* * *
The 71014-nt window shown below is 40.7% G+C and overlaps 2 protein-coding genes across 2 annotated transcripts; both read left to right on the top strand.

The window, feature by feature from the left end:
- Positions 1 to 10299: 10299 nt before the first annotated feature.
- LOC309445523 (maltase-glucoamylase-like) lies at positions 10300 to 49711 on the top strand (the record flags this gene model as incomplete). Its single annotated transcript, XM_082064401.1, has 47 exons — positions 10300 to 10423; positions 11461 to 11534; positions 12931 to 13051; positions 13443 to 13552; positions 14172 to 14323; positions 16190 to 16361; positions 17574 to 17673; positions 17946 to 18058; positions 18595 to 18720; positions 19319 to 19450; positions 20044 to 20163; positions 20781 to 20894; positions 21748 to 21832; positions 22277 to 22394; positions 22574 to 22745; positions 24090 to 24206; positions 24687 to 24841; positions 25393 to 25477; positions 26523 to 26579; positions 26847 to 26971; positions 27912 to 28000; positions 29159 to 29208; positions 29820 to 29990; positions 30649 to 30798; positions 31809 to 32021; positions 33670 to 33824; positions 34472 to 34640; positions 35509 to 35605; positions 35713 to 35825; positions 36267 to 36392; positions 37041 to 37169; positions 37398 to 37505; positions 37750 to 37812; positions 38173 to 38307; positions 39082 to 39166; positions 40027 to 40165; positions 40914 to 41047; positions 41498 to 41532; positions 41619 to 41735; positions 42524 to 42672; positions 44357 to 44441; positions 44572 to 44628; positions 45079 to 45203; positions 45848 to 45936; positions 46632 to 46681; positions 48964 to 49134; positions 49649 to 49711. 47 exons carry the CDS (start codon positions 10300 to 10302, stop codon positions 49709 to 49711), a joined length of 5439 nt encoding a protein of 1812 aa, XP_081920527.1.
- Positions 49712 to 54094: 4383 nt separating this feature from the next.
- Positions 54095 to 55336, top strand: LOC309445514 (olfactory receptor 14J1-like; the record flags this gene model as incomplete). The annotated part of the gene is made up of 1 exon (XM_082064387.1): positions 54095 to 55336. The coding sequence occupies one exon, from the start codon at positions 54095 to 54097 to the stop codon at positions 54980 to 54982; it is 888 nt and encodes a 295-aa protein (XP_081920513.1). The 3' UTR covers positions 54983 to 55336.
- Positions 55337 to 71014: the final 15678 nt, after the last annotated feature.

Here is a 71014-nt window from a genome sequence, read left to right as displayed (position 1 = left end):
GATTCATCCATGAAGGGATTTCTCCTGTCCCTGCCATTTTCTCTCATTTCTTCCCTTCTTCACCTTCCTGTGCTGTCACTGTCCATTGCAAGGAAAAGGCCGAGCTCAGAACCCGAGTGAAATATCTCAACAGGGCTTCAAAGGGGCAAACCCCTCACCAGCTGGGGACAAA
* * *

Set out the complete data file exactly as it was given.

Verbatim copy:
The 71014-nt window shown below is 40.7% G+C and overlaps 2 protein-coding genes across 2 annotated transcripts; both read left to right on the top strand.

The window, feature by feature from the left end:
- Positions 1 to 10299: 10299 nt before the first annotated feature.
- LOC309445523 (maltase-glucoamylase-like) lies at positions 10300 to 49711 on the top strand (the record flags this gene model as incomplete). Its single annotated transcript, XM_082064401.1, has 47 exons — positions 10300 to 10423; positions 11461 to 11534; positions 12931 to 13051; positions 13443 to 13552; positions 14172 to 14323; positions 16190 to 16361; positions 17574 to 17673; positions 17946 to 18058; positions 18595 to 18720; positions 19319 to 19450; positions 20044 to 20163; positions 20781 to 20894; positions 21748 to 21832; positions 22277 to 22394; positions 22574 to 22745; positions 24090 to 24206; positions 24687 to 24841; positions 25393 to 25477; positions 26523 to 26579; positions 26847 to 26971; positions 27912 to 28000; positions 29159 to 29208; positions 29820 to 29990; positions 30649 to 30798; positions 31809 to 32021; positions 33670 to 33824; positions 34472 to 34640; positions 35509 to 35605; positions 35713 to 35825; positions 36267 to 36392; positions 37041 to 37169; positions 37398 to 37505; positions 37750 to 37812; positions 38173 to 38307; positions 39082 to 39166; positions 40027 to 40165; positions 40914 to 41047; positions 41498 to 41532; positions 41619 to 41735; positions 42524 to 42672; positions 44357 to 44441; positions 44572 to 44628; positions 45079 to 45203; positions 45848 to 45936; positions 46632 to 46681; positions 48964 to 49134; positions 49649 to 49711. 47 exons carry the CDS (start codon positions 10300 to 10302, stop codon positions 49709 to 49711), a joined length of 5439 nt encoding a protein of 1812 aa, XP_081920527.1.
- Positions 49712 to 54094: 4383 nt separating this feature from the next.
- Positions 54095 to 55336, top strand: LOC309445514 (olfactory receptor 14J1-like; the record flags this gene model as incomplete). The annotated part of the gene is made up of 1 exon (XM_082064387.1): positions 54095 to 55336. The coding sequence occupies one exon, from the start codon at positions 54095 to 54097 to the stop codon at positions 54980 to 54982; it is 888 nt and encodes a 295-aa protein (XP_081920513.1). The 3' UTR covers positions 54983 to 55336.
- Positions 55337 to 71014: the final 15678 nt, after the last annotated feature.

Here is a 71014-nt window from a genome sequence, read left to right as displayed (position 1 = left end):
GATTCATCCATGAAGGGATTTCTCCTGTCCCTGCCATTTTCTCTCATTTCTTCCCTTCTTCACCTTCCTGTGCTGTCACTGTCCATTGCAAGGAAAAGGCCGAGCTCAGAACCCGAGTGAAATATCTCAACAGGGCTTCAAAGGGGCAAACCCCTCACCAGCTGGGGACAAA